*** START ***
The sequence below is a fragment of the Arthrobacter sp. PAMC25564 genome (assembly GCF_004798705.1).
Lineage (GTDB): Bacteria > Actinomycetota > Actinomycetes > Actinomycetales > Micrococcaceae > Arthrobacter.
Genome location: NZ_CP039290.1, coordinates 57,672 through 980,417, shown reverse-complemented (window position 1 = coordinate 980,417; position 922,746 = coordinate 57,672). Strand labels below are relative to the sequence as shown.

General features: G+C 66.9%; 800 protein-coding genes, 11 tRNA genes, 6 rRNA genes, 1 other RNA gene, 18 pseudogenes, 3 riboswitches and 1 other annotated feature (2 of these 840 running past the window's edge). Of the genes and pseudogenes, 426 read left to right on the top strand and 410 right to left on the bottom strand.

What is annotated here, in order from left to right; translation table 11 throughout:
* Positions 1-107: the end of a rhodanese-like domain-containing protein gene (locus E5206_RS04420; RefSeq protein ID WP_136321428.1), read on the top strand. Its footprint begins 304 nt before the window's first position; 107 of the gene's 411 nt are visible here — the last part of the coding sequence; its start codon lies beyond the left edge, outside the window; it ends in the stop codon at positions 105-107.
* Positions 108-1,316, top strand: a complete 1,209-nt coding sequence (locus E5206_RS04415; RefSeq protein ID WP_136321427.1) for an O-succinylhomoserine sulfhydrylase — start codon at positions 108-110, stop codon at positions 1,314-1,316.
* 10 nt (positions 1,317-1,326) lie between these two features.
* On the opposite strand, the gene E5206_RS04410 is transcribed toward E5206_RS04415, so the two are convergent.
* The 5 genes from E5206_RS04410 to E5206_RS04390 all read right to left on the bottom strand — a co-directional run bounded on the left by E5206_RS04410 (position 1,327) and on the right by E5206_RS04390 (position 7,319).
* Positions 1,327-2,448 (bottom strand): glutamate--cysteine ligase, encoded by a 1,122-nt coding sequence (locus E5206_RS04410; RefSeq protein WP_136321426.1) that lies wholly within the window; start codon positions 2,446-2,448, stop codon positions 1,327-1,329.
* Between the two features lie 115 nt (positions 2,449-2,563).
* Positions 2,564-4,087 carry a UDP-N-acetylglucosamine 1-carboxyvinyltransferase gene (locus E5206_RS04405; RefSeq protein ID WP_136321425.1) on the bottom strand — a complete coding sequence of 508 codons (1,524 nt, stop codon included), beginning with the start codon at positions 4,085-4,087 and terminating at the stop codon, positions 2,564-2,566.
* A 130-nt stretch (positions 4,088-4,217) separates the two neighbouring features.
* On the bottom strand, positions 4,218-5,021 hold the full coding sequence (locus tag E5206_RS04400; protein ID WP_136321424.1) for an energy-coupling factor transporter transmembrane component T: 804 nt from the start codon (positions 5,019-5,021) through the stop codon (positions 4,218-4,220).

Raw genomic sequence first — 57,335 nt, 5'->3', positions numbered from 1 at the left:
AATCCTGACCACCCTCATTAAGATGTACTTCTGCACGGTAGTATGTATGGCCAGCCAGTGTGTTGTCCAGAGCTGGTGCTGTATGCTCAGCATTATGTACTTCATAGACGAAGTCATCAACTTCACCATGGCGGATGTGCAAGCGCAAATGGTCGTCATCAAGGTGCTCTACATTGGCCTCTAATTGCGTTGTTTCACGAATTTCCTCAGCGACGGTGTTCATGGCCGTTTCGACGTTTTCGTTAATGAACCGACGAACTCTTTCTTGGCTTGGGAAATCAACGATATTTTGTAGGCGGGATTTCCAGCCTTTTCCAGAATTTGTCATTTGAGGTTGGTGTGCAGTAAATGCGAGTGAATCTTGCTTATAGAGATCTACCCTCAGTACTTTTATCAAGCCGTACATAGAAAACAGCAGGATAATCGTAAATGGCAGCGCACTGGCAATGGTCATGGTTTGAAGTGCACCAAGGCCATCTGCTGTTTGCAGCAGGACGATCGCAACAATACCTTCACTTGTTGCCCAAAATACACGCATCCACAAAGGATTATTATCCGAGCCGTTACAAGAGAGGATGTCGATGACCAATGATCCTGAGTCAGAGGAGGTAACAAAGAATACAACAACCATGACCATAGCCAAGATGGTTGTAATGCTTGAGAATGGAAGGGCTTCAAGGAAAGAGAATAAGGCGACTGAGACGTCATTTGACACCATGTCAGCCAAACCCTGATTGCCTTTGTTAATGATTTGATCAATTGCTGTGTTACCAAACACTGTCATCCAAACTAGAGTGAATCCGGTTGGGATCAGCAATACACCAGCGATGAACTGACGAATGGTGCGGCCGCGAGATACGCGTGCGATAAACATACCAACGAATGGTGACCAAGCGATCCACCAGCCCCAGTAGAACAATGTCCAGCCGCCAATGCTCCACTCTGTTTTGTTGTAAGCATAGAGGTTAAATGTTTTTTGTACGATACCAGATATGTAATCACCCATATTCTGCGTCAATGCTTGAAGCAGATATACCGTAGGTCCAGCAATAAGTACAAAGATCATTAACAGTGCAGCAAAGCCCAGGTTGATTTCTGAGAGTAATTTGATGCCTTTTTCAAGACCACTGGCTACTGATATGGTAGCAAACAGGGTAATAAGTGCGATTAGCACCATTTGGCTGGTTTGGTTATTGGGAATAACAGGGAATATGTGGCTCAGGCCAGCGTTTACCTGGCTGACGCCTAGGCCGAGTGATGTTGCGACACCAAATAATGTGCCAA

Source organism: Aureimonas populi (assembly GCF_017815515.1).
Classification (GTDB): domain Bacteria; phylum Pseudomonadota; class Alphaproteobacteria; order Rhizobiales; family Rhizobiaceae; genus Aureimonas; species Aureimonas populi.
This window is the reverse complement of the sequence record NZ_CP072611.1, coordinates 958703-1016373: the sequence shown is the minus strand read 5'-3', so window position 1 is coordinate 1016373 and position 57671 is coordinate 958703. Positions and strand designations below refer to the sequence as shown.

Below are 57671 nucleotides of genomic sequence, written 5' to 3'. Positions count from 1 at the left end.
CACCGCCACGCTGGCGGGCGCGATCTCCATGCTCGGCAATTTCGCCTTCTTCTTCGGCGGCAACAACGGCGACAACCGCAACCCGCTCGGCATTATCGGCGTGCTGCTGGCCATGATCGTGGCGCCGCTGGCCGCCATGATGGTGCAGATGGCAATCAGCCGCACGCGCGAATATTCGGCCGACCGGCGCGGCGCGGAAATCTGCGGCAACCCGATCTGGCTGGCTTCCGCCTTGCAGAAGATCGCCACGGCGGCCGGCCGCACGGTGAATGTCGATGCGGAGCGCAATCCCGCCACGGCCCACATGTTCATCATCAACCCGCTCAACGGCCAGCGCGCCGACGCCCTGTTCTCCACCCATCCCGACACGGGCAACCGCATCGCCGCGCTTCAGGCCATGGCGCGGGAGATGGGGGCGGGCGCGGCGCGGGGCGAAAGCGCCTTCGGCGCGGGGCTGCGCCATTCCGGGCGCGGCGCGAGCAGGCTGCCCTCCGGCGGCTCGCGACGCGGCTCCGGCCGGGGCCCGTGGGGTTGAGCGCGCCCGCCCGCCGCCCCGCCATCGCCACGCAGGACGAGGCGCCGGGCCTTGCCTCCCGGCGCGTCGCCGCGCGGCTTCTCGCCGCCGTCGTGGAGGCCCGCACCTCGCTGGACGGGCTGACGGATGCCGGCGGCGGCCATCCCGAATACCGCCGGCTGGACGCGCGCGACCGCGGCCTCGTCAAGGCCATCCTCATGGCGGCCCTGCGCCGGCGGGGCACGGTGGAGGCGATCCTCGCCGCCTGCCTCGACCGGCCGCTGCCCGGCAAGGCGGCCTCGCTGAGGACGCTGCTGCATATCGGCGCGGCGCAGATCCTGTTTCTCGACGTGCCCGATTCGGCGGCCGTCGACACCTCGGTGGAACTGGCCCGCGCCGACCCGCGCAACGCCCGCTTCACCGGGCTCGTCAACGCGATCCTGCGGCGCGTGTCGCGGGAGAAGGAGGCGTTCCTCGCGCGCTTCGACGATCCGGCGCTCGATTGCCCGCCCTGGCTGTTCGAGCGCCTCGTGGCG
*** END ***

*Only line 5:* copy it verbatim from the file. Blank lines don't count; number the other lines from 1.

What is annotated here, in order from left to right; translation table 11 throughout: